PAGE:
The wolverine animal, despite its name, is not a member of the wolf family. Even though it looks like a cross between a wolf and a bear, the nasty-smelling wolverine belongs to the weasel family. As a sexually dimorphic animal, with each sex of the species exhibiting different characteristics, male wolverines have an average weight of between 24 to 61 pounds, while females only weigh 15 to 24 pounds. Capable of eating frozen meat and crushing bones with their strong teeth, wolverines often spray their food with musk before burying it. This keeps away other carnivores and helps them to find their food cache when needed.
TL;DR (Too Long; Didn't Read)
As the largest member of the Mustelidae family, wolverines also scent mark their territories by spraying an offensive-smelling musk from anal scent glands, which is why scientific classification puts them in the same family as skunks.
Wolverine Classification and Taxonomy
Researchers classify every living organism from the smallest to the largest in a system that shows where they belong in the biological scheme. According to the Integrated Taxonomic Information System, which bases its classification system on the most up-to-date scientific consensus, the wolverine is categorized as follows:
- Domain: Eukarya
- Kingdom: Animalia
- Phylum: Chordata
- Class: Mammalia
- Order: Carnivora
- Family: Mustelidae
- Genus and species: Gulo gulo
- Subspecies: Gulo gulo, Gulo gulo katschemakensis, Gulo gulo luscus, Gulo gulo luteus and Gulo vancouverensis
Quick Facts About the Wolverine
- Nicknames include little bear, glutton, stink bear, skunk bear, quickhatch and carcajou.
- Often mistaken for small bears (hence the nickname), wolverines are the largest member of the mustelidae family that includes badgers, ferrets, sea otters, skunks and weasels.
- Indigenous tribes and settlers in areas with deep winter snows made wolverine fur the trim of choice on parka hoods due to the fur's well-known frost-resistant qualities.
North American Indian tribe mythology viewed the wolverine as a trickster with a special link to the spirit world who often appeared in oral stories and folktales as a shrewd and fierce beast with extraordinary strength.
Wolverines can smell hibernating prey buried beneath 20 feet of snow.
- The feet of the wolverine, who live primarily in regions with deep snow, act like snowshoes by spreading wide and flat across the snow's surface, helping them better navigate wintery terrain.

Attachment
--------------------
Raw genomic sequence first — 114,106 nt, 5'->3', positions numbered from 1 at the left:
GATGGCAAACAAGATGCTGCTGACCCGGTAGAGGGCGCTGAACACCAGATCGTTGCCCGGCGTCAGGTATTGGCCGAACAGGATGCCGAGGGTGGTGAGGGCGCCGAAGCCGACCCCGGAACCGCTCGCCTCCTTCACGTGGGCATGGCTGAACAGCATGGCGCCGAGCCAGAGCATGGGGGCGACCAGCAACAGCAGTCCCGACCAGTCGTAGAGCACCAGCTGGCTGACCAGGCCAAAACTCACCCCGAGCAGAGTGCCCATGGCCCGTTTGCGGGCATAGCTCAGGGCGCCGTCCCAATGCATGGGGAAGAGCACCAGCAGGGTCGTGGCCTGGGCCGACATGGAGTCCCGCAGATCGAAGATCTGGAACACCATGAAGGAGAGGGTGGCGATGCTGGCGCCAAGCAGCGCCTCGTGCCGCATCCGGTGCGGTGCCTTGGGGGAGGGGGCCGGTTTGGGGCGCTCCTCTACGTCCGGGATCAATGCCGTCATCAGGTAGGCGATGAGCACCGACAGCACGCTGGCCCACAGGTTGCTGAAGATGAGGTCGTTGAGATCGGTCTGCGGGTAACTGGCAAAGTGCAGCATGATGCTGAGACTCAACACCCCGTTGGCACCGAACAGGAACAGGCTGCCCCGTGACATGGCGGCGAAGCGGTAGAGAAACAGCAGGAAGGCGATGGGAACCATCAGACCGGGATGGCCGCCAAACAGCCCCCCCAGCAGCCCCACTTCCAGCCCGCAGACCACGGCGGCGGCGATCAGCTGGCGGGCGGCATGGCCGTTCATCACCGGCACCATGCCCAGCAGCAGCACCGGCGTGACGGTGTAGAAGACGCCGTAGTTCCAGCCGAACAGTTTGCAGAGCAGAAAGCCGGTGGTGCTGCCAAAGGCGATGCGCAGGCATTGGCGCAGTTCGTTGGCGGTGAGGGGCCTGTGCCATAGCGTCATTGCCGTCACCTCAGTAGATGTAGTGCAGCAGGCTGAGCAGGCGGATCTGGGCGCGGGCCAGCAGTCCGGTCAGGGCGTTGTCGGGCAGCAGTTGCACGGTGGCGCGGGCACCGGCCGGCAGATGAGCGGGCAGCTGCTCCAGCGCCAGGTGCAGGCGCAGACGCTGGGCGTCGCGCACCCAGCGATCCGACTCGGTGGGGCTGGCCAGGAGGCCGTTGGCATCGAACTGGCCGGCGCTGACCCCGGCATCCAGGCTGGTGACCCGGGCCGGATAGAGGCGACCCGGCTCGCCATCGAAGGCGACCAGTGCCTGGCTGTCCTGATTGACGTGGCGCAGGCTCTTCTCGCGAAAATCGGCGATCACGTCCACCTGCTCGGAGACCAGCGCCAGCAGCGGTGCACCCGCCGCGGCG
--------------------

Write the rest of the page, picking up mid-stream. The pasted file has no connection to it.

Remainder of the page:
- The territories of male wolverines range in size from 40 to 372 square miles.
- Wolverines hide their kills in the snow to keep them fresh for later eating.
- Wolverines often eat the teeth and bones of their prey.
- Wolverines once lived in the Great Lakes region – Michigan, Minnesota and Wisconsin – until trappers, who considered them pests, killed them off.
Wolverines Are a Circumpolar Species
As a circumpolar species – living in areas that abut the globe's arctic polar regions – the wolverine animal prefers boreal forests and tundra ecological communities dotted with a variety of pines, firs, spruce, aspen trees, hemlock, lodgepole pine and more that receive plenty of snow in the winter in areas of North America, Europe, Asia and Russia. Though most of the U.S. populations are gone, wolverines do still live in the Rocky Mountain region with small populations in the high mountains of the Pacific Coast states of Washington, Oregon and California, such as the Cascade and Sierra Nevada mountain ranges.
Wolverines on the North American Continent
The largest wolverine populations in North America occur in northern Canada and Alaska. But there is a healthy and stable population of wolverines in the mountains of Montana with population density estimates at one animal per 40 square miles. In Alaska, northern British Columbia and Canada's Northwest Territories, the animals have larger territories with density figures at one wolverine per every 124 square miles. The International Union for Conservation of Nature and Natural Resources estimates the total British Columbia wolverine population at about 3,530 wolverines.